Re: Platform of choice (very long) or, I Hate Holy Wars

Subject: Re: Platform of choice (very long) or, I Hate Holy Wars
From: Stephen Arrants <arrants -at- BRIGHTWARE -dot- COM>
Date: Tue, 11 Feb 1997 12:47:48 -0800

On Tuesday, February 11, 1997 12:07 PM, Mitch Berg[SMTP:mberg -at- IS -dot- COM]
wrote:
> This has been explained better, and frequently, by others over the last
> five years. I'll offer up a capsule summary:
>
> 1) Microsoft had the advantage of a HUGE head start of its' own - MS-DOS
> helped kick off the microcomputer age, bringing a (clunky, inefficient,
> limited, badly scalable but acceptable) command-line OS to the desktop
> in the early eighties.

To be fair, Microsoft bought the rights to MS-DOS; it didn't itself
develop it. It did a superb job of marketing it, however.

> 2) MS-DOS became the de-facto DOS standard (anyone remember DR-DOS?),
> especially on the business desktop. Cheap, sort of reliable - and
> standard, so business IS managers ...

I think this was more due to IBM's imprimatur on MS-DOS. Businesses
buying computers back in the "olde dayes" bought IBM because "No one
ever got fired for buying IBM."

> 3) UNIX established itself as a niche OS, primarily for scientists and
> engineers.


Well, and for hobbyists, too, briefly.

> 4) Macintosh priced itself out of the competition as the preferred
> BUSINESS desktop standard.

Yes. And do you know what Microsoft used for documentation way back
when? Troff and nroff, at first, then we all moved over
to Macs with Microsoft Macword. It wasn't until after Word for Windows
was released that most of the groups moved over to
using Windows for documentation. (I'm speaking of the applications'
groups. Systems and Languages used Ventura for many documents.)

> 6) Microshaft introduces Windows - a blatant ripoff of the Mac GUI.

Well.....I beieve the courts decided that Microsoft had the right to do
this, based on the licensing agreements it had with Apple. And didn't
the MAC GUI come out of the XEROX PARC work? So who's "ripping off"
whom?


> 7) Apple declines to sue Bill Gates back to the Stone Age - mainly
> because of Gates' threat to stop developing applications for the Mac.
> Windows is allowed to establish itself.


Actually, they did sue Microsoft after it released Windows386 and
Windows 3.x. The entire legal battle was very interesting, and the
decisions are still affecting the entire industry.

> 9) Windows is able to dominate the home market because:
> a) most applications are written for Windows
> b) Windows, thru economy of scale, is cheaper
> c) Since everyone uses Windows at work, might as well have it at
> home...

I think (c) is the most important point. I have both a Mac and a Pentium
at home. I prefer to use the Mac for graphic design work,
though more and more is being done in Windows. Even Photoshop and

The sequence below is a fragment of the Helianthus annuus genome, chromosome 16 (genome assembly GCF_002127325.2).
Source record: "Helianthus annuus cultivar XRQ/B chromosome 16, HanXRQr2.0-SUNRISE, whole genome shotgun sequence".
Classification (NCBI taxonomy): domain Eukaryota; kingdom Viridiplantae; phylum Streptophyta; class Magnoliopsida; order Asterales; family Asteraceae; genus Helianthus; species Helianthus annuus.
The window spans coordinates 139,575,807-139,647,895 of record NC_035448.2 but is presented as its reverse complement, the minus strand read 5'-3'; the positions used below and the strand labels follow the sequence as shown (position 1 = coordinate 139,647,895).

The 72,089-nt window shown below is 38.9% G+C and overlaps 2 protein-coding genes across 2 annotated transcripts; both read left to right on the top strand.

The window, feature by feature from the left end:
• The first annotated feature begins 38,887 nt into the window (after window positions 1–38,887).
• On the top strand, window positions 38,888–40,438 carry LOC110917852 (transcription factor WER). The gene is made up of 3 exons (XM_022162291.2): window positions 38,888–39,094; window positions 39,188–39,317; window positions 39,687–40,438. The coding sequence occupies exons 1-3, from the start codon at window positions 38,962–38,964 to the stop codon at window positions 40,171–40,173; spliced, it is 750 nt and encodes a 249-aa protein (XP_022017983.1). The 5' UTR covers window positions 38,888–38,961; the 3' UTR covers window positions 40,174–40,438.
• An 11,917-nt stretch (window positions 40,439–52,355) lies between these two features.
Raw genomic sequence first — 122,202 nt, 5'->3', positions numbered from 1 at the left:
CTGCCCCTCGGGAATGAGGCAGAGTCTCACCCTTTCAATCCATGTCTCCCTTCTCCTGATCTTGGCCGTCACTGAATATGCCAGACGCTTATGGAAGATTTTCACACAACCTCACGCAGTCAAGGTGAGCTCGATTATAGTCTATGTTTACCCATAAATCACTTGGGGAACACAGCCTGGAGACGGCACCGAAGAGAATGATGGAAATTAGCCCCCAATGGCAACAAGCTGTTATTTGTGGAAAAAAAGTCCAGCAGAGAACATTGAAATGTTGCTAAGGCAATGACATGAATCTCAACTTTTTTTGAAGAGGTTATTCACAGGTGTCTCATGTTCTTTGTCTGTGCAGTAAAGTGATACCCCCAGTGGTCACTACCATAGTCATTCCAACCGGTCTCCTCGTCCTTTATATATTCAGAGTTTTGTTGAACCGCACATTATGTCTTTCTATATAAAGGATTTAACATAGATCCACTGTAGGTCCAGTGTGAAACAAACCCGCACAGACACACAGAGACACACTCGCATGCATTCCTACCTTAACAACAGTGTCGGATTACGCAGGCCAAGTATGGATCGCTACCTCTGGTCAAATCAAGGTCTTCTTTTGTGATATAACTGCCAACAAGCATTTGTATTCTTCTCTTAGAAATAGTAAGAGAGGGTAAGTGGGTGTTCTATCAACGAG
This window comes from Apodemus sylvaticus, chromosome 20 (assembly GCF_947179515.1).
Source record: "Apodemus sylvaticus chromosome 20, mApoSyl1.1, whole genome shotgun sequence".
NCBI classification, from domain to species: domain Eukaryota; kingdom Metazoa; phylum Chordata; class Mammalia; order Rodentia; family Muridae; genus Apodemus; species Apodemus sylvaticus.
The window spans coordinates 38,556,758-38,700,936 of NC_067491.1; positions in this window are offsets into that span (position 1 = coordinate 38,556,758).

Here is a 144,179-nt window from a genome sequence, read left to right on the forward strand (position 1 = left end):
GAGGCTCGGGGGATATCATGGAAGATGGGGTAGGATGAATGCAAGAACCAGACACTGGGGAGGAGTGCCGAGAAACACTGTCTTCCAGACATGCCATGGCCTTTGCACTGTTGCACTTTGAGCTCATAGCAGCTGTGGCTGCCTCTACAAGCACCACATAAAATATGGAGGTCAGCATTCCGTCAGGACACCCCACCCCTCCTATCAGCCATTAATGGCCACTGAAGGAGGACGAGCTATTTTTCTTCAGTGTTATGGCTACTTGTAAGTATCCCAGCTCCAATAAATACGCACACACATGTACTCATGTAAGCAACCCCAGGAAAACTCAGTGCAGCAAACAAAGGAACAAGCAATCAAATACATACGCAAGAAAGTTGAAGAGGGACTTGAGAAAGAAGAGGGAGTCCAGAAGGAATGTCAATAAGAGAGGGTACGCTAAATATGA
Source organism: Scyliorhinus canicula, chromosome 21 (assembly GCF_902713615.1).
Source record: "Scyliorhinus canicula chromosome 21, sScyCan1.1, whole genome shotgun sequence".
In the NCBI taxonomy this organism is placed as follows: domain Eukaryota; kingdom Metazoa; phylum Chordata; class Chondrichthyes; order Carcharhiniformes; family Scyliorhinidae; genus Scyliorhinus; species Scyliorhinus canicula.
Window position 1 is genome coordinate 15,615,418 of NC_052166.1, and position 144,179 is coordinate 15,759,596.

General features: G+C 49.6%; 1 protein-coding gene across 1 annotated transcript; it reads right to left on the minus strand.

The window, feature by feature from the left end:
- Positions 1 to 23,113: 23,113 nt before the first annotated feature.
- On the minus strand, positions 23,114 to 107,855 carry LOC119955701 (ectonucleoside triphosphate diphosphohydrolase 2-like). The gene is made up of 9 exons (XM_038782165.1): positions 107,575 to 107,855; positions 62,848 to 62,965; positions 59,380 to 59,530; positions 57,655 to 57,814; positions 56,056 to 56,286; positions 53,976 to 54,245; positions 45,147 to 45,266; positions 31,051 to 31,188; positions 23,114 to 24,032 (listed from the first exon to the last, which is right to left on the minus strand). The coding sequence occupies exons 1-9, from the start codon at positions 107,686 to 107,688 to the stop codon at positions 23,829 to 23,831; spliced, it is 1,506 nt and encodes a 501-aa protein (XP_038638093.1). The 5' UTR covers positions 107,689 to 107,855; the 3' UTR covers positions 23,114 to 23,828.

Illustrator, applications that are identified with the Mac, are very
spiffy in Windows. Software such as 3D Studio MAX, and AutoCAD are now
as good under Windows as they are under UNIX. I *LIKE* my Mac, but I
can see that in the future I won't be using it as much as I used to...

> ActiveX might be an achilles heel for MS - as the
> industry moves (with Java) toward interchangeability, ActiveX's
> limitations (compared to Java) don't look so good.


I tend to agree, but I think JAVA has had too much of a gushing good
press. I've tried to write Java apps. for both our Wintel and Sun
environments.....not much luck. The much admired interchangeability
ain't there yet.....

> No, they didn't. To "lose" the market, you must first "have" it. IBM,
> Apple and NeXT never "had" it, they made unsuccessful tries to get it.
> Sun has never been a player in the OS market.


I think they made the mistake of trying to make money on hardware,
instead of software. One big debate is whether Apple would've been more
successful and in a better position that Microsoft if it had licensed
the MAC OS for Intel machines. Would we be using a MAC OS with
Microsoft, and Lotus, and Word Perfect....? Would Windows have been a
footnote, an interesting, though not too successful try by Microsoft to
enter the OS market?

And what's going to happen to Apple now? It seems that every few days
we hear more bad news. More layoffs, more reorganization. Motorola and
IBM no longer going to produce PowerPC chips. Microsoft declining to
port Windows NT to the Mac.

> Microsoft has taken advantage of IS industry conservatism and marketing
> success to dominate a market, even though their products, objectively,
> DO lag badly in technological terms (and horribly in usability and human
> factors aspects!)

I really disagree with the last part of your sentence. What evidence do
you have that Microsoft products "lag bacly in technological terms (and
horribly in usability and human factors aspects!)"? I mean, what hard
evidence? What are you comparing to what?

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